Decoupage (or découpage) is the art of decorating an object by gluing colored paper cutouts onto it in combination with special paint effects, gold leaf and so on. Commonly an object like a small box or an item of furniture is covered by cutouts from magazines or from purpose-manufactured papers. Each layer is sealed with varnishes (often multiple coats) until the “stuck on” appearance disappears and the result looks like painting or inlay work. The traditional technique used 30-40 layers of varnish which were then sanded to a polished finish. This was known in 18th century England as The Art of Japanning after its presumed origins.
A Florentine-style carved and gilt box with decoupage.
Artisans in Florence, Italy have produced decorative objects using decoupage techniques since the 18th century. They combined decoupage with other decorative techniques already popular in Florence, such as gilt with gold leaf and carved wood designs. These older techniques were already used to produce articles such as furniture, frames for paintings, and even tooled leather book covers. Known as Florentine style crafts, these items are now highly collectable antiques. Decoupage was added to the Florentine artisans’ methods by adding it to the space within a carved gilt frame, or by adding the decoupage to a wooden plaque. Artisans used pasted reproductions of famous artworks, nearly always religious depictions. Florentine triptychs using decoupage images of such Biblical scenes as the crucifiction are a common motif. As society became more secular in the early 20th century, and non-Roman Catholic tourists began buying more crafts from Florentine artisans, decoupage images became less religious in orientation and more reflective of famous Italian artworks in general.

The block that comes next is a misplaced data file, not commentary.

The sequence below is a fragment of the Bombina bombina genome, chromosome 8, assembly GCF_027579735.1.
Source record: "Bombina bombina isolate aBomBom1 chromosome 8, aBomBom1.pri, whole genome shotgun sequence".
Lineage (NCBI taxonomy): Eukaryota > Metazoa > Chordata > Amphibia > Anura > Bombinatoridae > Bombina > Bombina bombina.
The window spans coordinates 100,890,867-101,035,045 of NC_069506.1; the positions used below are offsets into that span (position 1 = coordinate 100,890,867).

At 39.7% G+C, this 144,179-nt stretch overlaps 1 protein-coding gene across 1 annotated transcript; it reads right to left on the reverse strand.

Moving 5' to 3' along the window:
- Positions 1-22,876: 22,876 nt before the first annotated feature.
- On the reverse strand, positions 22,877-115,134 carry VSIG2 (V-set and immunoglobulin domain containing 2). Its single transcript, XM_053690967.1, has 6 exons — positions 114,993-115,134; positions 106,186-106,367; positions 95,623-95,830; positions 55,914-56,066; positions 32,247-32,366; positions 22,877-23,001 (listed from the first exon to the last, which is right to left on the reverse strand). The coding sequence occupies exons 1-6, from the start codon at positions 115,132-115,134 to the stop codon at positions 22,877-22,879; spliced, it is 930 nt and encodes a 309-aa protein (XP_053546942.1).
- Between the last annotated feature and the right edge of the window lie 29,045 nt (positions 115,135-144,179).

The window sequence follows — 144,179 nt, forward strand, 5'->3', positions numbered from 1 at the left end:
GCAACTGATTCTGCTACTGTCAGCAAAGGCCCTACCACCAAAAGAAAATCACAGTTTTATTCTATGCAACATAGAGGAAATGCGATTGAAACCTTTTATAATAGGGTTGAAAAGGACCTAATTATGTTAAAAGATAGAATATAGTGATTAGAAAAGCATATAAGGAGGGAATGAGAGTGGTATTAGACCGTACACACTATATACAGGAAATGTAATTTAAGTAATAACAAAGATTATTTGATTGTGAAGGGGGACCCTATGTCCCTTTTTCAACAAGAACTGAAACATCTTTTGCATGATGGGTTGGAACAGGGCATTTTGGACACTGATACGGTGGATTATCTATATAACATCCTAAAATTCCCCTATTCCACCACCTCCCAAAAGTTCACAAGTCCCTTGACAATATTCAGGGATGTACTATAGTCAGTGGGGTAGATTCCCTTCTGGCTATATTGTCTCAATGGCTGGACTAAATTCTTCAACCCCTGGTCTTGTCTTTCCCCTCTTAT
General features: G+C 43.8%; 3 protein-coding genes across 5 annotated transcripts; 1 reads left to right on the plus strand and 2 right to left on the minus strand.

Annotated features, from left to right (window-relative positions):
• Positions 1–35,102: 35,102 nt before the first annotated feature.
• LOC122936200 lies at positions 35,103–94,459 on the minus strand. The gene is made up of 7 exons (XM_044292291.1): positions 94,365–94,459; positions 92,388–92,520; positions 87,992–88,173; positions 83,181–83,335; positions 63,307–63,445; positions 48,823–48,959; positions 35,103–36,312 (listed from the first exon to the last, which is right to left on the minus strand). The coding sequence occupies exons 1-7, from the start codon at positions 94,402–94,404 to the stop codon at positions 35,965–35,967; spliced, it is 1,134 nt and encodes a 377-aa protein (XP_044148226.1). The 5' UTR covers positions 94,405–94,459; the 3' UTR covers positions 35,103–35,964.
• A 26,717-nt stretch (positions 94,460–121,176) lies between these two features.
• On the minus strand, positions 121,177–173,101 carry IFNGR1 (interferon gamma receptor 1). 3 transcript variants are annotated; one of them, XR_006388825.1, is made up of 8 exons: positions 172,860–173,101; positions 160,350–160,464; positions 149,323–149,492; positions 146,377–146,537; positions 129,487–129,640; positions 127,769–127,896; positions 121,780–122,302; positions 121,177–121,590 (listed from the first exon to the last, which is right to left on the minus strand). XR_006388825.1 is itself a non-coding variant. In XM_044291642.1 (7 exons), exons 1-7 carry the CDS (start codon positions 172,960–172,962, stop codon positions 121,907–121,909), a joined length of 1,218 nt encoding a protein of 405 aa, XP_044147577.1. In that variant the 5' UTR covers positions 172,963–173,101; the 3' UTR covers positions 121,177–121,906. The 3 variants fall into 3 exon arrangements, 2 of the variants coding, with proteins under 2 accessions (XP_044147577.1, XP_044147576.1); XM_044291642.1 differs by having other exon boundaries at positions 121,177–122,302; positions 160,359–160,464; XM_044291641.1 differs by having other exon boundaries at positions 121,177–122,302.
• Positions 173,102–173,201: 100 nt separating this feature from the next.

Materials for decoupage crafts
Common household materials can be used to create effects. Here is a short list of supplies:
- Something to decoupage onto. Examples include: furniture, photograph albums, plates, ceramics, shelving, frames, mirrors.
- Pictures to decoupage with. These can come from myriad sources: newspapers, magazines, catalogs, books, printed clip art, wrapping paper, greeting cards, fabric, tissue paper, lace.
- Cutting utensil. Scissors, craft knife (X-Acto) or razor blades can be used.
- Glue. Standard white glue works best if it is diluted with a little water. Specialty glues can be found in most crafting stores.
- Smoother. Popsicle sticks work well. A brayer is a specialized tool like a miniature rolling pin designed to help remove wrinkles, remove excess glue and smooth pictures.
- Glue Spreader. Many things around the house can be use for this: cotton swabs, paint brushes, sponges.
- Rags, sponges, tissue paper to help wipe up glue and other clean up.
- Sealer. Glue or other decoupage medium can be used as a sealer. Alternatively, polyurethane, spray acrylic or other lacquers are usually used.